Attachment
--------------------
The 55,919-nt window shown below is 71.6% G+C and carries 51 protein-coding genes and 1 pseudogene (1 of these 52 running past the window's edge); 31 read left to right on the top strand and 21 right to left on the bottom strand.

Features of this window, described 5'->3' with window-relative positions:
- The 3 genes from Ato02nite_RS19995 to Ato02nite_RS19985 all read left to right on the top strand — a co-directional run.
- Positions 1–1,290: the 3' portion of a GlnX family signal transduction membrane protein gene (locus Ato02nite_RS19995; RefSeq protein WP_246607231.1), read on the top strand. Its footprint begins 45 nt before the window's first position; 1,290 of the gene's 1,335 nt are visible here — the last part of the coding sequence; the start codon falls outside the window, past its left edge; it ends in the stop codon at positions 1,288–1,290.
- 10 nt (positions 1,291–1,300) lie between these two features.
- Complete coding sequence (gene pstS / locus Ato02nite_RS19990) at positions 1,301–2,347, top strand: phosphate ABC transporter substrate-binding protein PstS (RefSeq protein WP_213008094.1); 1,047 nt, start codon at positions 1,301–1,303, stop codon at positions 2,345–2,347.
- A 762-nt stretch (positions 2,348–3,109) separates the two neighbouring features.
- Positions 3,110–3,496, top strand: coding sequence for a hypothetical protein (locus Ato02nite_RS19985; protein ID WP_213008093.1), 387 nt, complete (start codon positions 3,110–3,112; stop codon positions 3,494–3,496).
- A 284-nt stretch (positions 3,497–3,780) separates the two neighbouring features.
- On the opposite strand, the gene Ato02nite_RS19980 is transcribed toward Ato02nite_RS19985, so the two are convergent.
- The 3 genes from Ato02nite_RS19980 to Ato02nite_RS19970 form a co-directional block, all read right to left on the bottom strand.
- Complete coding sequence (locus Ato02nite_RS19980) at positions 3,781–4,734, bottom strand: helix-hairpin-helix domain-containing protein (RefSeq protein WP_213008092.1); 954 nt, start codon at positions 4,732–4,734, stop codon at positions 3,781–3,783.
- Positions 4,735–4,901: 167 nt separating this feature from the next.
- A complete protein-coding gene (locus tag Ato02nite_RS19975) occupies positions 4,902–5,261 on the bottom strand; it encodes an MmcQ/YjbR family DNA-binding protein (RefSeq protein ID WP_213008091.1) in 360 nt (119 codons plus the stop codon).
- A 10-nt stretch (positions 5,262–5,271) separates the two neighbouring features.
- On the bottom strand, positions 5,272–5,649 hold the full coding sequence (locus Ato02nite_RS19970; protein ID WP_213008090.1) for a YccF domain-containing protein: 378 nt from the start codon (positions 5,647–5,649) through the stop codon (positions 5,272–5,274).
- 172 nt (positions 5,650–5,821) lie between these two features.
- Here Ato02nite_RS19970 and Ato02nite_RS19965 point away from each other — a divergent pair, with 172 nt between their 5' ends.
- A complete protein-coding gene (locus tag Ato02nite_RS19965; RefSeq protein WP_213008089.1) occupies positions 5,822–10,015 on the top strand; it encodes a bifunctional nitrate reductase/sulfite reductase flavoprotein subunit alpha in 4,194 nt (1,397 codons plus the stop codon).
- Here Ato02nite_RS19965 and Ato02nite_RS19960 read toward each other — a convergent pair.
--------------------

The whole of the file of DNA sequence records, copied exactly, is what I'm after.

The 55,919-nt window shown below is 71.6% G+C and carries 51 protein-coding genes and 1 pseudogene (1 of these 52 running past the window's edge); 31 read left to right on the top strand and 21 right to left on the bottom strand.

Features of this window, described 5'->3' with window-relative positions:
- The 3 genes from Ato02nite_RS19995 to Ato02nite_RS19985 all read left to right on the top strand — a co-directional run.
- Positions 1–1,290: the 3' portion of a GlnX family signal transduction membrane protein gene (locus Ato02nite_RS19995; RefSeq protein WP_246607231.1), read on the top strand. Its footprint begins 45 nt before the window's first position; 1,290 of the gene's 1,335 nt are visible here — the last part of the coding sequence; the start codon falls outside the window, past its left edge; it ends in the stop codon at positions 1,288–1,290.
- 10 nt (positions 1,291–1,300) lie between these two features.
- Complete coding sequence (gene pstS / locus Ato02nite_RS19990) at positions 1,301–2,347, top strand: phosphate ABC transporter substrate-binding protein PstS (RefSeq protein WP_213008094.1); 1,047 nt, start codon at positions 1,301–1,303, stop codon at positions 2,345–2,347.
- A 762-nt stretch (positions 2,348–3,109) separates the two neighbouring features.
- Positions 3,110–3,496, top strand: coding sequence for a hypothetical protein (locus Ato02nite_RS19985; protein ID WP_213008093.1), 387 nt, complete (start codon positions 3,110–3,112; stop codon positions 3,494–3,496).
- A 284-nt stretch (positions 3,497–3,780) separates the two neighbouring features.
- On the opposite strand, the gene Ato02nite_RS19980 is transcribed toward Ato02nite_RS19985, so the two are convergent.
- The 3 genes from Ato02nite_RS19980 to Ato02nite_RS19970 form a co-directional block, all read right to left on the bottom strand.
- Complete coding sequence (locus Ato02nite_RS19980) at positions 3,781–4,734, bottom strand: helix-hairpin-helix domain-containing protein (RefSeq protein WP_213008092.1); 954 nt, start codon at positions 4,732–4,734, stop codon at positions 3,781–3,783.
- Positions 4,735–4,901: 167 nt separating this feature from the next.
- A complete protein-coding gene (locus tag Ato02nite_RS19975) occupies positions 4,902–5,261 on the bottom strand; it encodes an MmcQ/YjbR family DNA-binding protein (RefSeq protein ID WP_213008091.1) in 360 nt (119 codons plus the stop codon).
- A 10-nt stretch (positions 5,262–5,271) separates the two neighbouring features.
- On the bottom strand, positions 5,272–5,649 hold the full coding sequence (locus Ato02nite_RS19970; protein ID WP_213008090.1) for a YccF domain-containing protein: 378 nt from the start codon (positions 5,647–5,649) through the stop codon (positions 5,272–5,274).
- 172 nt (positions 5,650–5,821) lie between these two features.
- Here Ato02nite_RS19970 and Ato02nite_RS19965 point away from each other — a divergent pair, with 172 nt between their 5' ends.
- A complete protein-coding gene (locus tag Ato02nite_RS19965; RefSeq protein WP_213008089.1) occupies positions 5,822–10,015 on the top strand; it encodes a bifunctional nitrate reductase/sulfite reductase flavoprotein subunit alpha in 4,194 nt (1,397 codons plus the stop codon).
- Here Ato02nite_RS19965 and Ato02nite_RS19960 read toward each other — a convergent pair.